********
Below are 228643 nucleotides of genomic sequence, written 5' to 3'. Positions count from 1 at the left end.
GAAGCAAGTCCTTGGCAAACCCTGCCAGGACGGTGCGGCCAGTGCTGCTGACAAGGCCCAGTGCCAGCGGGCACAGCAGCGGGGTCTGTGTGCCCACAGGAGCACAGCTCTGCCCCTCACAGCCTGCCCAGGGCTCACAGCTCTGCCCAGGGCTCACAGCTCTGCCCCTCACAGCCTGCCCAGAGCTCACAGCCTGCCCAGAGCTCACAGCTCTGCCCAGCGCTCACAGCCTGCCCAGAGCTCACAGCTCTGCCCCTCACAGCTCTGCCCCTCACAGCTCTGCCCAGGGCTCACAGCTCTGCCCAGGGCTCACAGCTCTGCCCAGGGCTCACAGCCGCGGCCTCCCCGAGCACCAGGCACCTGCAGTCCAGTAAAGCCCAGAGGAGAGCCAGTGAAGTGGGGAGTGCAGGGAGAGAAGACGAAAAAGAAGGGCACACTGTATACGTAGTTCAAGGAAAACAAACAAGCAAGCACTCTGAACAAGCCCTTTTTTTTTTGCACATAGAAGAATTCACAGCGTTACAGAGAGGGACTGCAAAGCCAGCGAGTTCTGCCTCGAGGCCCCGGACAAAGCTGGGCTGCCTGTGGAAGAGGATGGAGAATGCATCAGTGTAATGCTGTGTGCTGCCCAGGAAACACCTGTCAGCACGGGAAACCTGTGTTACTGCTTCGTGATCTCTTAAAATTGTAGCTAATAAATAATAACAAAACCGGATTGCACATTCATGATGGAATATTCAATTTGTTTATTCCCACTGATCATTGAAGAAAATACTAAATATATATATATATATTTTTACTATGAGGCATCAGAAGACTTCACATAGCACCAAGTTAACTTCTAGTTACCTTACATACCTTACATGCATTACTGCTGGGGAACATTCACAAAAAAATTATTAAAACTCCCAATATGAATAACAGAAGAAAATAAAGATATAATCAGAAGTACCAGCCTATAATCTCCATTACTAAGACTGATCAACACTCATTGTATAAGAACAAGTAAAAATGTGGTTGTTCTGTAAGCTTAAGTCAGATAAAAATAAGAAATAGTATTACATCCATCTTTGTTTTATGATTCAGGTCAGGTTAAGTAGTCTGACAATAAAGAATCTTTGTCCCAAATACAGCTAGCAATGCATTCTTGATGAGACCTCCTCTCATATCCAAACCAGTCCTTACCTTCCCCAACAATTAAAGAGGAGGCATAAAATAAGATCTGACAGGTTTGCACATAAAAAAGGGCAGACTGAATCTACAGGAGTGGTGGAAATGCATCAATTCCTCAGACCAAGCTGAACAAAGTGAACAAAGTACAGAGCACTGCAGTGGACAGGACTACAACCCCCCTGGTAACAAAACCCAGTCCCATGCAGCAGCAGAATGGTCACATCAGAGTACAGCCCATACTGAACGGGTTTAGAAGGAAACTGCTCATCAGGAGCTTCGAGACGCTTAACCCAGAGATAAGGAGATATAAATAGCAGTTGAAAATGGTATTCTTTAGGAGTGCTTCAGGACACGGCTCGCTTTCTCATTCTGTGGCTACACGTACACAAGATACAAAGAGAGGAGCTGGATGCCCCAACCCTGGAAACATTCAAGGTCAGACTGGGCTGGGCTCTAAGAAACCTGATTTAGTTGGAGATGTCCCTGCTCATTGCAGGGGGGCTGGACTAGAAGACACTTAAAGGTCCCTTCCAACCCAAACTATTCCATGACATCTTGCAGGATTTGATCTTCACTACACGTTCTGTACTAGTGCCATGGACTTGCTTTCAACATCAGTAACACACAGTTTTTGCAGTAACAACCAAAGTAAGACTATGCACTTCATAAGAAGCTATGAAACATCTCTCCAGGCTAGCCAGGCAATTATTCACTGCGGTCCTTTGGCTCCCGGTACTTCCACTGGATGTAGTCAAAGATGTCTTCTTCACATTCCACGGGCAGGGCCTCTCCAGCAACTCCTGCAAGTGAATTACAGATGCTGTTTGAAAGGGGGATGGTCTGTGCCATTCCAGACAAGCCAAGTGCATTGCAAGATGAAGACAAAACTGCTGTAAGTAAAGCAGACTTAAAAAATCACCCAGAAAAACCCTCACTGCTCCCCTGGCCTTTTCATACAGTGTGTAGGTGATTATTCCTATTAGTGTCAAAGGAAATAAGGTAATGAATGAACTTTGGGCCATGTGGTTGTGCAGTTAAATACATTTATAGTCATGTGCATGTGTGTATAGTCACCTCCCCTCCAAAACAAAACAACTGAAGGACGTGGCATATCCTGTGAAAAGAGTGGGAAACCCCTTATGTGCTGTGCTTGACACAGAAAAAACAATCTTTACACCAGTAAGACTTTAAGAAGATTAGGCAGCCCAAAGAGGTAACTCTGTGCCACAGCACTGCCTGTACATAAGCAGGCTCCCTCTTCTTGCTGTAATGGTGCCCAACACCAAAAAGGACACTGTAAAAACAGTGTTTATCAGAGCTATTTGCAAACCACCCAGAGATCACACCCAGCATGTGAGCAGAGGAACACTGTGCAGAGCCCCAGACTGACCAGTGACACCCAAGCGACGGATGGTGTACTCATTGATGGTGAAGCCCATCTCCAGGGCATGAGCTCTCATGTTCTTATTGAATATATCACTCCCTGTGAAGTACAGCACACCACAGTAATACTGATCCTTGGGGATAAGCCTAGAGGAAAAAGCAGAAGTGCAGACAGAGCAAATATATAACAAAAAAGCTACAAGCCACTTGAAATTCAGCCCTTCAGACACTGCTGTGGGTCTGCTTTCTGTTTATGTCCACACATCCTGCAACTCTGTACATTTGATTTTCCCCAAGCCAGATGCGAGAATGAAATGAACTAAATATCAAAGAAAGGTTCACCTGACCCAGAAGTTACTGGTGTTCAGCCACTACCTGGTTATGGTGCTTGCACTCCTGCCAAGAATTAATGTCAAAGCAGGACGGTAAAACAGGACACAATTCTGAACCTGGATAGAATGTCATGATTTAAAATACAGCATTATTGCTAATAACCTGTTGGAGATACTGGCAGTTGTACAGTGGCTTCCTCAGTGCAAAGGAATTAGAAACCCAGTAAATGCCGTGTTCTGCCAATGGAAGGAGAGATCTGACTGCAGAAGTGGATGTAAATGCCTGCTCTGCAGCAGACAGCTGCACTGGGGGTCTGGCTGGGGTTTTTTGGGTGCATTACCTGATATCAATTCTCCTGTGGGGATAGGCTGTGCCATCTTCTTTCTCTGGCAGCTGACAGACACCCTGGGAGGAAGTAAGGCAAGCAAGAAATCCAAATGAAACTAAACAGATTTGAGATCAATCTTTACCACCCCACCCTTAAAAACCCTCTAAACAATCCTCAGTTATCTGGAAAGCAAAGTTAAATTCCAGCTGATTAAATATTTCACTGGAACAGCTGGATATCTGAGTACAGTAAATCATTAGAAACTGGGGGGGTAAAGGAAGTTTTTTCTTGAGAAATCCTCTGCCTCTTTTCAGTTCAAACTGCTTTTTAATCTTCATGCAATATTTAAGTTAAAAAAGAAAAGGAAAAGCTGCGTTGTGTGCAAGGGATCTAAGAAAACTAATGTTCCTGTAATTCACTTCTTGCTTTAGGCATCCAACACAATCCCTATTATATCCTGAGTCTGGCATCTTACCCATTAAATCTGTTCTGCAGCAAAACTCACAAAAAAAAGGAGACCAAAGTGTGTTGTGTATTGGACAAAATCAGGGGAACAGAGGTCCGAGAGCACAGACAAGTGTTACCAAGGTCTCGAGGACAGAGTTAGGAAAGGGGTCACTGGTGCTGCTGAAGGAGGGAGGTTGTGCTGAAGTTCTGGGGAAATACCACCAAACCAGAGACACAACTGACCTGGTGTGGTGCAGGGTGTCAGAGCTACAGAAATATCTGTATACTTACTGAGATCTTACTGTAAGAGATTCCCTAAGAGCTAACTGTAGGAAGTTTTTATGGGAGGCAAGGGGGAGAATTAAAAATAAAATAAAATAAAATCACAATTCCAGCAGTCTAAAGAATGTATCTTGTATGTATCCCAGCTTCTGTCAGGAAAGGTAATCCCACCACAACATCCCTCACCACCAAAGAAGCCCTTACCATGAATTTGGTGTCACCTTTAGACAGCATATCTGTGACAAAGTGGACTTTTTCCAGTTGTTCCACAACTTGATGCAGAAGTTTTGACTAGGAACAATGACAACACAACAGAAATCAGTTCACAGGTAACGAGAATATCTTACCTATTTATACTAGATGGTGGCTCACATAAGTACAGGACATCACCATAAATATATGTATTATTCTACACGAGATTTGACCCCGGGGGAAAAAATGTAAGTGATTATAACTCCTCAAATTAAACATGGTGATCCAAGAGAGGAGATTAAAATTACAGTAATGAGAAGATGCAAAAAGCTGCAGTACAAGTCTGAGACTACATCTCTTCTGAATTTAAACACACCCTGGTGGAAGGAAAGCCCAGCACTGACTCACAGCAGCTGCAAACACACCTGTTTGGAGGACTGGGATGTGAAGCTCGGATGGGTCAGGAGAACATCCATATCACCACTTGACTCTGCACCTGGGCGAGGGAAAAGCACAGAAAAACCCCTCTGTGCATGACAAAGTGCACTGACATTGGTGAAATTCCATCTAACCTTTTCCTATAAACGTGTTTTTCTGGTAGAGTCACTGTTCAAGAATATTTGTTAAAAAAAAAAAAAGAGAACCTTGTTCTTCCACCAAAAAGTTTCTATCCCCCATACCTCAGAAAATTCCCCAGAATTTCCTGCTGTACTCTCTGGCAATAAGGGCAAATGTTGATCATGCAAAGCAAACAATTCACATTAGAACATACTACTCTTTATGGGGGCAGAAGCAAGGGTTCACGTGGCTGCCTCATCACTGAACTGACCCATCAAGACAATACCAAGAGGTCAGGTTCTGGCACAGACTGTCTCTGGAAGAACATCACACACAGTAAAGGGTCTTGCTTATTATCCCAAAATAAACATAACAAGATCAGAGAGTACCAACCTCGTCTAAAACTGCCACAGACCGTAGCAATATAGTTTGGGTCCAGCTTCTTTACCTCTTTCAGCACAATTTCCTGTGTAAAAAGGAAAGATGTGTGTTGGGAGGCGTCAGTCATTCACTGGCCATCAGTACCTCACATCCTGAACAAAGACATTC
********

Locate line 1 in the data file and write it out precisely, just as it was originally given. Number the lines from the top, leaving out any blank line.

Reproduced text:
Below are 228643 nucleotides of genomic sequence, written 5' to 3'. Positions count from 1 at the left end.